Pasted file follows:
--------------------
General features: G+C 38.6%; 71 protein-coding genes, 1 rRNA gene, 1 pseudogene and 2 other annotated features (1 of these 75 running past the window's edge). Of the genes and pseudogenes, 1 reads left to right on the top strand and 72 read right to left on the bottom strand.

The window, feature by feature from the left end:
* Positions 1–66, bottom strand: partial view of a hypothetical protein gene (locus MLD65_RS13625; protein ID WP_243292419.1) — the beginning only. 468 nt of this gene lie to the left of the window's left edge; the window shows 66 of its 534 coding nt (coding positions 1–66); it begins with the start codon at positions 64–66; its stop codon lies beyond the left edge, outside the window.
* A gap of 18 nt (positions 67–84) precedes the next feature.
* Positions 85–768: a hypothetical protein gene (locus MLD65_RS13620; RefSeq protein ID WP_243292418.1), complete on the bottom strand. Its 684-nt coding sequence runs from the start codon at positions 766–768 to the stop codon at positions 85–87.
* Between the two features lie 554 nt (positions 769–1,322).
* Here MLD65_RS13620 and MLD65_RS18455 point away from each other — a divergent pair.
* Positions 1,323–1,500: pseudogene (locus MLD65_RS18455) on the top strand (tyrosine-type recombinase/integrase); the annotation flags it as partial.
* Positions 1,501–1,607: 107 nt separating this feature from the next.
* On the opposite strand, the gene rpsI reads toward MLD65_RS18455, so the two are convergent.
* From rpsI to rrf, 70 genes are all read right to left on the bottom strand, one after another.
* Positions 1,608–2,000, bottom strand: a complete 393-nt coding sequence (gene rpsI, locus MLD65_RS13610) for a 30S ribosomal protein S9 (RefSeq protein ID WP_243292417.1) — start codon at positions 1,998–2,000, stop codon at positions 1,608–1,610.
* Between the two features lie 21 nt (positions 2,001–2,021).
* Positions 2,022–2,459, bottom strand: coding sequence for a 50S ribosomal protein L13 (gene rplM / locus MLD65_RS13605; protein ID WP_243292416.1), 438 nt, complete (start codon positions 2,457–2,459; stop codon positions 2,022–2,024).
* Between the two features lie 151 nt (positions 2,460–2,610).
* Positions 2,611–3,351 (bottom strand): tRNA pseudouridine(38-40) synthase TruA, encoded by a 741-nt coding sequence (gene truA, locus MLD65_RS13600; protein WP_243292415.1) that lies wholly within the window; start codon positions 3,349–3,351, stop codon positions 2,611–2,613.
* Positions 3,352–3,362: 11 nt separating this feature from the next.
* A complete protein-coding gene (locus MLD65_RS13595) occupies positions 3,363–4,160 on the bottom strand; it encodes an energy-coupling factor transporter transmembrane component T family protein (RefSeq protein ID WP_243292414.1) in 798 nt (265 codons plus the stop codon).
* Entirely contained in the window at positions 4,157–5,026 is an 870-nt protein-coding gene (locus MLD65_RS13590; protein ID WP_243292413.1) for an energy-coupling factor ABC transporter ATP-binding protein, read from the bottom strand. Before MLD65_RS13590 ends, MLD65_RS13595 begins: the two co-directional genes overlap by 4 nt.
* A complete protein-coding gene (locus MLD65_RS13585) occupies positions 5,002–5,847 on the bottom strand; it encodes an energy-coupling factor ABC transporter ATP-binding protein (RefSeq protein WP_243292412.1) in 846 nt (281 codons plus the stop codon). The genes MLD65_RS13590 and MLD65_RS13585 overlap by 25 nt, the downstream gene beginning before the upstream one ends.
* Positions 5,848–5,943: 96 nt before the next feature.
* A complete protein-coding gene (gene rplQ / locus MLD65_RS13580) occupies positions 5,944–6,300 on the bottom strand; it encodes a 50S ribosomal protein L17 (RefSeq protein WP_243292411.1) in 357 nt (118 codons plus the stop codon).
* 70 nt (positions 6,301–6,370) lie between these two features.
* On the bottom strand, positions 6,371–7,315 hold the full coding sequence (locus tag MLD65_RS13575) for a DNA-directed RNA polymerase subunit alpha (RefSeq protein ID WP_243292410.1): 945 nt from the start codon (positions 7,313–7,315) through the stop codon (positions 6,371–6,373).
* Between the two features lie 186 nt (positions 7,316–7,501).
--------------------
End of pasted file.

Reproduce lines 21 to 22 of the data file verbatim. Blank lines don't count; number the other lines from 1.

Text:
* Positions 5,848–5,943: 96 nt before the next feature.
* A complete protein-coding gene (gene rplQ / locus MLD65_RS13580) occupies positions 5,944–6,300 on the bottom strand; it encodes a 50S ribosomal protein L17 (RefSeq protein WP_243292411.1) in 357 nt (118 codons plus the stop codon).